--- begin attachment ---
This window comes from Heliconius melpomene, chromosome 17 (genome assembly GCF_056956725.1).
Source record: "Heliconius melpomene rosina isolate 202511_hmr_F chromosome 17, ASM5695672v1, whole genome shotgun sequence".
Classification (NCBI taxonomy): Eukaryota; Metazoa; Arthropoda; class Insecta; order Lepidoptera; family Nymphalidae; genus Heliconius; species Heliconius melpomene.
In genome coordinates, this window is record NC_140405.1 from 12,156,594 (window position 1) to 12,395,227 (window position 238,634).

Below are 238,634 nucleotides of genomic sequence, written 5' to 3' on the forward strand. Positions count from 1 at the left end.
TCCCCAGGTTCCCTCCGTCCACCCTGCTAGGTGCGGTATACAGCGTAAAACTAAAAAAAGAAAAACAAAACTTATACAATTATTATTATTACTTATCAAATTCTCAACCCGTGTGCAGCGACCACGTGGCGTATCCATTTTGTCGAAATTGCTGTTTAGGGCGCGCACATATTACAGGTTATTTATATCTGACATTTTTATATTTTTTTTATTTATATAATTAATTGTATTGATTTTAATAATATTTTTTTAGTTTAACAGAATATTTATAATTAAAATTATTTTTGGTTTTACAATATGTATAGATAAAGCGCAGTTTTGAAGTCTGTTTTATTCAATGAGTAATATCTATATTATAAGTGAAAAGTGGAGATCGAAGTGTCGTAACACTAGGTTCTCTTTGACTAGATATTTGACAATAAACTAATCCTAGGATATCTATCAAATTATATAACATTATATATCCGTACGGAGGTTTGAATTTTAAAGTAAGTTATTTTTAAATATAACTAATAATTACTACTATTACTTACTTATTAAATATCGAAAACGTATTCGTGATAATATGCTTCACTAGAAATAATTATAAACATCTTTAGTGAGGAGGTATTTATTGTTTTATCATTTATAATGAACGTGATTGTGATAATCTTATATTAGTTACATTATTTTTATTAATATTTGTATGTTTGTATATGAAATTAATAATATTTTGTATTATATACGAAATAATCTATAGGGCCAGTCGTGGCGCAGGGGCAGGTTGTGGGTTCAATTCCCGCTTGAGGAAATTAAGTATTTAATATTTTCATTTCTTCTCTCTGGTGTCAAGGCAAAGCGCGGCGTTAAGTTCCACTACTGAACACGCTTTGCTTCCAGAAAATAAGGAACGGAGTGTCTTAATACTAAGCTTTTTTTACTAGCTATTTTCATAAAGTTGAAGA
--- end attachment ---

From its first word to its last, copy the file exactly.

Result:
This window comes from Heliconius melpomene, chromosome 17 (genome assembly GCF_056956725.1).
Source record: "Heliconius melpomene rosina isolate 202511_hmr_F chromosome 17, ASM5695672v1, whole genome shotgun sequence".
Classification (NCBI taxonomy): Eukaryota; Metazoa; Arthropoda; class Insecta; order Lepidoptera; family Nymphalidae; genus Heliconius; species Heliconius melpomene.
In genome coordinates, this window is record NC_140405.1 from 12,156,594 (window position 1) to 12,395,227 (window position 238,634).

Below are 238,634 nucleotides of genomic sequence, written 5' to 3' on the forward strand. Positions count from 1 at the left end.
TCCCCAGGTTCCCTCCGTCCACCCTGCTAGGTGCGGTATACAGCGTAAAACTAAAAAAAGAAAAACAAAACTTATACAATTATTATTATTACTTATCAAATTCTCAACCCGTGTGCAGCGACCACGTGGCGTATCCATTTTGTCGAAATTGCTGTTTAGGGCGCGCACATATTACAGGTTATTTATATCTGACATTTTTATATTTTTTTTATTTATATAATTAATTGTATTGATTTTAATAATATTTTTTTAGTTTAACAGAATATTTATAATTAAAATTATTTTTGGTTTTACAATATGTATAGATAAAGCGCAGTTTTGAAGTCTGTTTTATTCAATGAGTAATATCTATATTATAAGTGAAAAGTGGAGATCGAAGTGTCGTAACACTAGGTTCTCTTTGACTAGATATTTGACAATAAACTAATCCTAGGATATCTATCAAATTATATAACATTATATATCCGTACGGAGGTTTGAATTTTAAAGTAAGTTATTTTTAAATATAACTAATAATTACTACTATTACTTACTTATTAAATATCGAAAACGTATTCGTGATAATATGCTTCACTAGAAATAATTATAAACATCTTTAGTGAGGAGGTATTTATTGTTTTATCATTTATAATGAACGTGATTGTGATAATCTTATATTAGTTACATTATTTTTATTAATATTTGTATGTTTGTATATGAAATTAATAATATTTTGTATTATATACGAAATAATCTATAGGGCCAGTCGTGGCGCAGGGGCAGGTTGTGGGTTCAATTCCCGCTTGAGGAAATTAAGTATTTAATATTTTCATTTCTTCTCTCTGGTGTCAAGGCAAAGCGCGGCGTTAAGTTCCACTACTGAACACGCTTTGCTTCCAGAAAATAAGGAACGGAGTGTCTTAATACTAAGCTTTTTTTACTAGCTATTTTCATAAAGTTGAAGA